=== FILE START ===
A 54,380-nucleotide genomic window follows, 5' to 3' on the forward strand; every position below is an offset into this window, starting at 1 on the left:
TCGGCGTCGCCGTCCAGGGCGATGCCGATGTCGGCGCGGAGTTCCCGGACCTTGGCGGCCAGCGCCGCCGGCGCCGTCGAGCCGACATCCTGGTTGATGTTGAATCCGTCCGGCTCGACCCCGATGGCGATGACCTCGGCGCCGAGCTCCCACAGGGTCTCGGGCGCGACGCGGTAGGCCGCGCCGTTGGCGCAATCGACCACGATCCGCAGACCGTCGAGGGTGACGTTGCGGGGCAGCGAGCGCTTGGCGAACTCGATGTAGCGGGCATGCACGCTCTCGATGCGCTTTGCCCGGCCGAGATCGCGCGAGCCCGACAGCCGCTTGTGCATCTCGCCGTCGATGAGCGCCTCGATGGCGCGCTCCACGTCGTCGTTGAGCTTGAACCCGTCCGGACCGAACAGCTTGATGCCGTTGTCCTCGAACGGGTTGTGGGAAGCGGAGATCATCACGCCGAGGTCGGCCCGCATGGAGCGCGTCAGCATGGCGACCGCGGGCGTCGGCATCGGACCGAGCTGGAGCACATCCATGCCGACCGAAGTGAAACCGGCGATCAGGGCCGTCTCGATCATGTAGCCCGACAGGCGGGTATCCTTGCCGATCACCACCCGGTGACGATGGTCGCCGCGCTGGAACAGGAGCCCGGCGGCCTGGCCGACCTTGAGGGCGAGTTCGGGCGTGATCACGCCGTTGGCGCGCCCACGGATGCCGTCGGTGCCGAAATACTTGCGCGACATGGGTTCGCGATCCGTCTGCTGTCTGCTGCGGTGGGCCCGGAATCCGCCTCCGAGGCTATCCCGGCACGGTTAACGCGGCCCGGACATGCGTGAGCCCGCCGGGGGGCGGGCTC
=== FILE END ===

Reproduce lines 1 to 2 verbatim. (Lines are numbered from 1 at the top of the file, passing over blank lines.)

A 54,380-nucleotide genomic window follows, 5' to 3' on the forward strand; every position below is an offset into this window, starting at 1 on the left:
TCGGCGTCGCCGTCCAGGGCGATGCCGATGTCGGCGCGGAGTTCCCGGACCTTGGCGGCCAGCGCCGCCGGCGCCGTCGAGCCGACATCCTGGTTGATGTTGAATCCGTCCGGCTCGACCCCGATGGCGATGACCTCGGCGCCGAGCTCCCACAGGGTCTCGGGCGCGACGCGGTAGGCCGCGCCGTTGGCGCAATCGACCACGATCCGCAGACCGTCGAGGGTGACGTTGCGGGGCAGCGAGCGCTTGGCGAACTCGATGTAGCGGGCATGCACGCTCTCGATGCGCTTTGCCCGGCCGAGATCGCGCGAGCCCGACAGCCGCTTGTGCATCTCGCCGTCGATGAGCGCCTCGATGGCGCGCTCCACGTCGTCGTTGAGCTTGAACCCGTCCGGACCGAACAGCTTGATGCCGTTGTCCTCGAACGGGTTGTGGGAAGCGGAGATCATCACGCCGAGGTCGGCCCGCATGGAGCGCGTCAGCATGGCGACCGCGGGCGTCGGCATCGGACCGAGCTGGAGCACATCCATGCCGACCGAAGTGAAACCGGCGATCAGGGCCGTCTCGATCATGTAGCCCGACAGGCGGGTATCCTTGCCGATCACCACCCGGTGACGATGGTCGCCGCGCTGGAACAGGAGCCCGGCGGCCTGGCCGACCTTGAGGGCGAGTTCGGGCGTGATCACGCCGTTGGCGCGCCCACGGATGCCGTCGGTGCCGAAATACTTGCGCGACATGGGTTCGCGATCCGTCTGCTGTCTGCTGCGGTGGGCCCGGAATCCGCCTCCGAGGCTATCCCGGCACGGTTAACGCGGCCCGGACATGCGTGAGCCCGCCGGGGGGCGGGCTC